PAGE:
Last summer, the Gaza conflict put a damper on exchange programs between the Greater MetroWest community and Israel. Some were canceled, others delayed.
This winter, people are making up for lost time. A record number of groups — five in all, involving a total of 150 people, including escorts and supervisors — are traveling to and from Israel, in programs associated with the Jewish Federation of Greater MetroWest NJ.
Two are going to Israel — Diller Teens and Seminar Kehilati — and three are coming to the GMW community — Project Gesher, Kibbutzim College, and Neshama Yetera. (See box for descriptions.)
Tal Magere knew just what he wanted the Israeli teens in the Project Gesher group he accompanied to New Jersey to see — both the religious pluralism that changed his own view of Judaism and the warmth of the welcome Israelis receive here — proof of “the amazing partnership” their home community of Ofakim has with Greater MetroWest.
He said, “I want them to understand that it isn’t just about money going to Israel, that we really are one big family.”
Magere has seen both sides of the “Living Bridge” between the local GMW community and the Israeli communities of Ofakim, Merchavim, and Arad with which it is linked through the Partnership2Gether program. He initially came to the federation as an emissary in 2007-08, and since then has taken part in various projects, including as a counselor in Cherkassy, Ukraine, and with Onward Negev fellows. Now on the P2G staff in Ofakim, he returned with the Project Gesher group for a stay from Dec. 18 to 27, bringing together 20 Israelis and 20 Americans.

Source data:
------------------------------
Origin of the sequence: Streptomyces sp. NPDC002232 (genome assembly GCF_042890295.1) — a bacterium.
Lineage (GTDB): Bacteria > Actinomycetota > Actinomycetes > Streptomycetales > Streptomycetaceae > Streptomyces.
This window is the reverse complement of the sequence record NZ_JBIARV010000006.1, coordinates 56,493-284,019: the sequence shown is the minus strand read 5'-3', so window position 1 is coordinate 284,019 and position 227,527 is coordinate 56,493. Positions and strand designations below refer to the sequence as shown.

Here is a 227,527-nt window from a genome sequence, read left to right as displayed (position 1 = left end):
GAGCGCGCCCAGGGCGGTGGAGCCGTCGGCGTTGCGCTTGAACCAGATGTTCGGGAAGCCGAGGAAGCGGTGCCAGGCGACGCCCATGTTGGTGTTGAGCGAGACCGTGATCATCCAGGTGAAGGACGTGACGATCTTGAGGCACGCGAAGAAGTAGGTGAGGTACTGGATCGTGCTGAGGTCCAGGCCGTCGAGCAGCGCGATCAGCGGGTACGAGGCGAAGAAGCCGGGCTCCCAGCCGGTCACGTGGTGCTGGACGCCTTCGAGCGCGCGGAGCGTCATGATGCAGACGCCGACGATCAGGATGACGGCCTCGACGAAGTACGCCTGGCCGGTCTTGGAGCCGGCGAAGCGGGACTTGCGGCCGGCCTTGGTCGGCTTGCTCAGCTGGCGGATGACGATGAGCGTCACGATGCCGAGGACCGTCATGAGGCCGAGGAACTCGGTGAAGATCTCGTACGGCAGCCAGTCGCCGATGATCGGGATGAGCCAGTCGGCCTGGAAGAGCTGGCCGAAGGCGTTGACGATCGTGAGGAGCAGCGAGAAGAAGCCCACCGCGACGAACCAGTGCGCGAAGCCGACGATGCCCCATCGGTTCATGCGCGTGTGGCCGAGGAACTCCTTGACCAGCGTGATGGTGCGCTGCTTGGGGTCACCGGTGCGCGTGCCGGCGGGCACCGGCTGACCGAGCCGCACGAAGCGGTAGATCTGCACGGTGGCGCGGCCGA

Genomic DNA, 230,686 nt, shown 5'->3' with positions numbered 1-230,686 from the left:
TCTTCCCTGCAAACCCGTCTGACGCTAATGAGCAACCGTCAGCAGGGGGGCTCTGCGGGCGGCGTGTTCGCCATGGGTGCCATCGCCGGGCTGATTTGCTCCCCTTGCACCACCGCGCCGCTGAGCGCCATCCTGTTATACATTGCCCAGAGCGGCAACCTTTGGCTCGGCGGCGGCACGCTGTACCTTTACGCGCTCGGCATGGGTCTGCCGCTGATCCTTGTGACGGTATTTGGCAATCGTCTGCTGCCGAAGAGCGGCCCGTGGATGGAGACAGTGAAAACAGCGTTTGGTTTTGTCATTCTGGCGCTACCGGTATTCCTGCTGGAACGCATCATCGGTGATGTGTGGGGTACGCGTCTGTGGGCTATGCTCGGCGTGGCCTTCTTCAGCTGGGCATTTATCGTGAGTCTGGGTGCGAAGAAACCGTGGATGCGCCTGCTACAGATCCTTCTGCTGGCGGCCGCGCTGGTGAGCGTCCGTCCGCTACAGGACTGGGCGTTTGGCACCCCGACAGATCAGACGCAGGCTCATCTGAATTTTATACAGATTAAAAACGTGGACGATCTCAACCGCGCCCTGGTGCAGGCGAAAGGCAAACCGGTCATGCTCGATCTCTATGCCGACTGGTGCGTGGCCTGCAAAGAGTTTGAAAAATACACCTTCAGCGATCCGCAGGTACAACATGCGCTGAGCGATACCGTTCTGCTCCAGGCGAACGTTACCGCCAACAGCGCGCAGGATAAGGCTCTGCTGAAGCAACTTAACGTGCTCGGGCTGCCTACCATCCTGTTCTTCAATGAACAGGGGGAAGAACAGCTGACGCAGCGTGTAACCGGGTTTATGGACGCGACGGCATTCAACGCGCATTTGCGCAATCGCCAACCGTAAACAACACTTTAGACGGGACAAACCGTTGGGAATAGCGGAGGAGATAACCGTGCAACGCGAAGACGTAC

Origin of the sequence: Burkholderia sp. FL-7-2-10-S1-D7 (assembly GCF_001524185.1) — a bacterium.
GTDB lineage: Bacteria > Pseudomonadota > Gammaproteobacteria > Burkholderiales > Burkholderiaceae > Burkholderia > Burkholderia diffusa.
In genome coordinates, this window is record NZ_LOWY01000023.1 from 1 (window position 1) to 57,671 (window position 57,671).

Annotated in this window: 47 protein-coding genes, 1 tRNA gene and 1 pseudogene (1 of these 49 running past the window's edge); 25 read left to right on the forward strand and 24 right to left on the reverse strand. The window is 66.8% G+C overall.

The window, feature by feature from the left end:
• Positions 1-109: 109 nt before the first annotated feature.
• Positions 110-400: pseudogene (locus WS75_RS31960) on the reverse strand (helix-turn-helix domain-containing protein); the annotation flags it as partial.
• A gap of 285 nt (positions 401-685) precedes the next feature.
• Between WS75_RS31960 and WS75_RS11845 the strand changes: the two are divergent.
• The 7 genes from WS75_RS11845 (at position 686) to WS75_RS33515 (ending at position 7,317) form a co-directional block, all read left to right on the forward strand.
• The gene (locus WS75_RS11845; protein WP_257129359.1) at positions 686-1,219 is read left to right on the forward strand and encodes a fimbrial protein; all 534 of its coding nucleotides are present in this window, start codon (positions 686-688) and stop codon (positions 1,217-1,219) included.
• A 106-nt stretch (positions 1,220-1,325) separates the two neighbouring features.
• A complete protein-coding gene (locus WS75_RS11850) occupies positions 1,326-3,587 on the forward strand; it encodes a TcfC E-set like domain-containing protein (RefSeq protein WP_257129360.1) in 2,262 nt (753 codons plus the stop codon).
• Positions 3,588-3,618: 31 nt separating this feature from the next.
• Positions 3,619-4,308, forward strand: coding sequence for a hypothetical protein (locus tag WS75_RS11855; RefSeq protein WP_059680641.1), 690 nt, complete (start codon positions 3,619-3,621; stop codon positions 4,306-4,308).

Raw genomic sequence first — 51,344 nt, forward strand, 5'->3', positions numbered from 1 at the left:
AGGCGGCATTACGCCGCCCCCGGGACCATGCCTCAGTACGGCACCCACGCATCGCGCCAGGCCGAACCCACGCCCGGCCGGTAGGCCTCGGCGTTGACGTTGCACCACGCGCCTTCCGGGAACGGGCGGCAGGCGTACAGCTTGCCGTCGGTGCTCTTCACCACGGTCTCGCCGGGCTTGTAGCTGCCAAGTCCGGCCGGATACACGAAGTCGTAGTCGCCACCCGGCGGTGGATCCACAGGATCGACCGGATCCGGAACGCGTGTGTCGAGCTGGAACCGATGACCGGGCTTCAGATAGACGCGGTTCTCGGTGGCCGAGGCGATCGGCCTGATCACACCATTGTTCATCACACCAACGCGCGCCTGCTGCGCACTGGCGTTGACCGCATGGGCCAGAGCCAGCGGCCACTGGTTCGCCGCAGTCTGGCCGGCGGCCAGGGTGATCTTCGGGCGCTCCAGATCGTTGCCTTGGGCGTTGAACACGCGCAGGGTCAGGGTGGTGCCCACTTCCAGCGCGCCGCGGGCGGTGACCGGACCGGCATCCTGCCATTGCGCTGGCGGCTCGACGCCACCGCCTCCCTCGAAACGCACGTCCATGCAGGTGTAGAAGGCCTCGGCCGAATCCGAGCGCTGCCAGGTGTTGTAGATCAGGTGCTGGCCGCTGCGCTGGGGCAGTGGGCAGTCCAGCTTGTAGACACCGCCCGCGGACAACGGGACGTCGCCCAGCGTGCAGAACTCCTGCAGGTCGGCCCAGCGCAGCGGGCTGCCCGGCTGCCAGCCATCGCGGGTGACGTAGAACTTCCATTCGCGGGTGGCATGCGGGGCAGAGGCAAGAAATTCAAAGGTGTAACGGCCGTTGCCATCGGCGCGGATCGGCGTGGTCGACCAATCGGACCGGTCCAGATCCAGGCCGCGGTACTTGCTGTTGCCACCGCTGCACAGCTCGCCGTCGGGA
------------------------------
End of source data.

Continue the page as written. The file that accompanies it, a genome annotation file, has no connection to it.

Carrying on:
The local participants in the Diller Teen program were supposed to join their counterparts in Israel in July. Instead, they finally headed out last Thursday. Before leaving, the 20 local participants gathered at the Aidekman Family Jewish Community Campus in Whippany. Farewell conversations with parents and supervisors were interrupted by squeals of delight and big hugs as they greeted one another.
Meredith Weinerman, 16, of Chester, said: “The entire thing feels surreal.” After the trip was cancelled in the summer, she said, “I convinced myself we wouldn’t go at all so I wouldn’t be disappointed. Now my bags are packed. I’ve never been to Israel and I still can’t believe we’re going. It probably won’t hit me till we land. I’m very excited.”
Paige Epstein, 16, of Randolph, when asked what she was looking forward to about the trip, said, “I’m really excited to go to school with my host teen. I’ve been to an Israeli middle school — I took a trip with my class when I went to Hebrew Academy [now Gottesman RTW Academy, in Randolph] but I’m really looking forward to seeing how they incorporate American society into their curriculum. I know they have a big focus on speaking English.”
Meredith’s mother, Shari, asked whether she was worried, said: “Relatively speaking, given where we’re coming from — last summer when the trip was cancelled — no, I’m not. But I am a little jealous. I’ve never been to Israel before.”
Paige’s mother, Rona, said, “I have no worries at all. I had major worries over the summer. In fact, I don’t think I would have let her go then.” She was leaving for Israel herself the next day, for a family trip that was also postponed from the summer.